Snowball went to meet them. Mid
night following on behind.
Nina Kitten blushed and hung her
head when Snowball told her he was
glad to see her and thanked him in
the most timid manner.
"Come and sit in the sun," said
Kit, leading the way to the barn door.
When they were all seated. Puff
cleared his throat and moved about a
little, and then he said. "Nina and I
have come to tell you some news."
"Indeed:" said Snowball; "we shall
be glad to hear it."
"I hope you will," said Puff, twirl
ing his tall rather nervously.
"Tou will not surprise me," said
Kit- "I have been expecting to hear
it every day for a long time.
"Do tell us," said Snowball, begin
ning to suspect by Nina Kitten's
"Nina and I are to be married to
morrow." said Puff, "and we want you
and Kit to be ushers at the wedding.
It will take place at noon in Nina's
Midnight giggled and Snowball
looked at him very sternly ond told
him to sit in the corner.
Kit and Snowball told Puff they
were very glad to have Miss Nina
Kitten for a sister in law, and con
gratulated him very heartily.
"And I want Midnight to be ring
bearer." said Nino Kitten. Midnight
came out of the corner when he heard
his name and wanted to know all
about it. "You carry the ring on a
cushion," explained Nina Kitten.
Midnight was delighted to be in the
bridal procession, and the next day he
was dressed in a stiff white ruffle in
place of the blue ribbon, and went to
When Nina Kitten came In all the
cats and kittens said, "Oh, isn't she a
lovely bride?" for she wore a long
white veil and carried a shower bou
quet of catnip that was the envy of
young and old.
Puff wore a white vest and a collar,
which made him hold his head very
high. Midnight, of course, wu ad
mired very much, and "Doesn't he
look cute?" was heard on all sides.
He held the cushion very carefully,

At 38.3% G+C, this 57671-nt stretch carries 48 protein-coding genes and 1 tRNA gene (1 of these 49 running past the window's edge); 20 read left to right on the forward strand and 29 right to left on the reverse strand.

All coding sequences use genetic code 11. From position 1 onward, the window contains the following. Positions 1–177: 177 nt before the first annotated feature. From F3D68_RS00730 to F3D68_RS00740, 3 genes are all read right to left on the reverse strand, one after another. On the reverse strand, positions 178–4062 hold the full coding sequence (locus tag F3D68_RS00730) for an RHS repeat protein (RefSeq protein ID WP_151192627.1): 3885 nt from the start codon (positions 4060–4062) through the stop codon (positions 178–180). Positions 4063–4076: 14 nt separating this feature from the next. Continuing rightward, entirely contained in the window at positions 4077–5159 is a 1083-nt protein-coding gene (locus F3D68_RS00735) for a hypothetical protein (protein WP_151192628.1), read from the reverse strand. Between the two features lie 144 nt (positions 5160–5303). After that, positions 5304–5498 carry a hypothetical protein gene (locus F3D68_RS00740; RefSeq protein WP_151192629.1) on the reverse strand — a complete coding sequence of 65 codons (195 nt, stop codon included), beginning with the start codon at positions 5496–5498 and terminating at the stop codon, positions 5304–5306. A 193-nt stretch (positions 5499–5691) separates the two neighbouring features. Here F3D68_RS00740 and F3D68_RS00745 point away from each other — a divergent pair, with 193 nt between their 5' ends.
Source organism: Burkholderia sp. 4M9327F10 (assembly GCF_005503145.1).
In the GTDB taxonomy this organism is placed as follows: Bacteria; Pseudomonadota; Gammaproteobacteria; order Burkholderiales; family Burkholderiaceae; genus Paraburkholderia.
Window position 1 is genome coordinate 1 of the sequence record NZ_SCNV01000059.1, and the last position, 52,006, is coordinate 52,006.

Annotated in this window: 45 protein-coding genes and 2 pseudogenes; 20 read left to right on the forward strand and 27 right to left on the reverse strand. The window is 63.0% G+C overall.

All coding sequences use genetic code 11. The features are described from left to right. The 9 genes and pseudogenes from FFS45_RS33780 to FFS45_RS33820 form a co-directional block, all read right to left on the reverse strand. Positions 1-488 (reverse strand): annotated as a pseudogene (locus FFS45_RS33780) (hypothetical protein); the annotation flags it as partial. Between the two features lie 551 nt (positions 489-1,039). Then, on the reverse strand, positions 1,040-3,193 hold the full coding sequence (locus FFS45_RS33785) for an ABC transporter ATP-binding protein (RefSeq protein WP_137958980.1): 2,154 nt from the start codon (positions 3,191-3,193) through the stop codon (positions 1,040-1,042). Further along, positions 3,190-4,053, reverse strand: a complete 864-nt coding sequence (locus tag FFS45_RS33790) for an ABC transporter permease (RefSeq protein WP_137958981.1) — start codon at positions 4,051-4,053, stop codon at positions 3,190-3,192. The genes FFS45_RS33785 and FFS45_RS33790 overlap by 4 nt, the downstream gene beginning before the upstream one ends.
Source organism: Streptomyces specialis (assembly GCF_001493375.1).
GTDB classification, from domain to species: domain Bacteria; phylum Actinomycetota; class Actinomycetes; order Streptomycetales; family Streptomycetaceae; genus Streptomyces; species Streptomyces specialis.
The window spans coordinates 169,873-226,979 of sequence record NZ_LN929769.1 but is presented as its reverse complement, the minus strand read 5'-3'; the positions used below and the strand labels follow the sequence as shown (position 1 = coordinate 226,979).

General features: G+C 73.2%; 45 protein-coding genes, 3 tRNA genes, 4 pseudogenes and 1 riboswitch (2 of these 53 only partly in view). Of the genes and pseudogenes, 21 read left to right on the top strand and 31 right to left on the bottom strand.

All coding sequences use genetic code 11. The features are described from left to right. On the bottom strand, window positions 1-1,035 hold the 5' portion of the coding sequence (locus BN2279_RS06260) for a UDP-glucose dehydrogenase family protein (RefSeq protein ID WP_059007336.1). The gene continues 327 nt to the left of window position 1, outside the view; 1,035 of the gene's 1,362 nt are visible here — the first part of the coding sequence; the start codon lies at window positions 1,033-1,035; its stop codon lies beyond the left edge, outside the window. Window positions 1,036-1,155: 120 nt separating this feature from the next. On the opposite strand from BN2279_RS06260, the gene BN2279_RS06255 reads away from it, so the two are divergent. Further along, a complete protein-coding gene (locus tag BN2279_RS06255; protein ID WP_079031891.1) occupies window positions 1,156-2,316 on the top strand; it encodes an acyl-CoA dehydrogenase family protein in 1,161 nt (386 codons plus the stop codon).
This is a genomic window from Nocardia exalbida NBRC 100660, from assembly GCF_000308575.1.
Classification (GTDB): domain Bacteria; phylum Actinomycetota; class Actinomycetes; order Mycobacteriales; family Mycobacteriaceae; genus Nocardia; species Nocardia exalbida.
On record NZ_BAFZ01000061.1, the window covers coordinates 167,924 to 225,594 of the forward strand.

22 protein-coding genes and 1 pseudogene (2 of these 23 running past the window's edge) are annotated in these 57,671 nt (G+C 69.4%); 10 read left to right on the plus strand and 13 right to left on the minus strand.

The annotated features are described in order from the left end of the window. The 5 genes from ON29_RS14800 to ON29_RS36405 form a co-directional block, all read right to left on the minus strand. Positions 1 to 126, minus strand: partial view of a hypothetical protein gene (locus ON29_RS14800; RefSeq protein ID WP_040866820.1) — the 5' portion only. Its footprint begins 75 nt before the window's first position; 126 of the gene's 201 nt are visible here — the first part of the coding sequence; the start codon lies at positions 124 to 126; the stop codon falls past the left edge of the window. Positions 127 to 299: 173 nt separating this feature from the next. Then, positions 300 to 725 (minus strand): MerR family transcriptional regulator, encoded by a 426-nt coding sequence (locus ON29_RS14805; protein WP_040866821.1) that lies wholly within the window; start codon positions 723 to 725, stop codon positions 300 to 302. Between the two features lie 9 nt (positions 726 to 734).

when all at once he stubbed his toe
and down he went the ring rolling off
in a corner. Midnight jumped up, but
then a rat, who was viewing the wed
ding party from a hole in the floor,
ran out and picked up the ring and
ran into the hole. He probably thought
it was a piece of rich cheese.
Everybody gasped, and Nina Kitten
began to cry. "Oh. my ring!" she said.
"I know it is bad luck, and I never
shall be married, or something awful
will happen if I am."
But Midnight did not stop to hear
her cry or wait to be told he was a
careless kitten. He ran straight for
the hole, and as It was quite large he
poked his head and shoulders in as
far as he could and caught the rat by
the tall and pulled him out.
Such a scramble as there was when
the others saw the rat. Every one
ran to Midnight's assistance, but so
eager were they to get the ring that
when the rat dropped it they all made
a wild rush for it and Mr. Hat es
caped with his life, but lost a tiny
piece of his tail.
Order was finally restored, and the
wedding went on without further in
terruption, and Miss Nina Kitten and
Puff were married.
"I do not think it takes very long
to get married," said Midnight to
Snowball, when the guests were
crowding around the bride.
"It doesn't," replied Snowball, "but
it takes a long time to find a nice
wife, and you usually stay married
a long time."
Then the refreshments were served
and Midnight thought that the best
part of the wedding.
"Will you live at our house?" Mid
night asked Nina Kitten.
"No," she replied. "My mother does
not want us to leave home."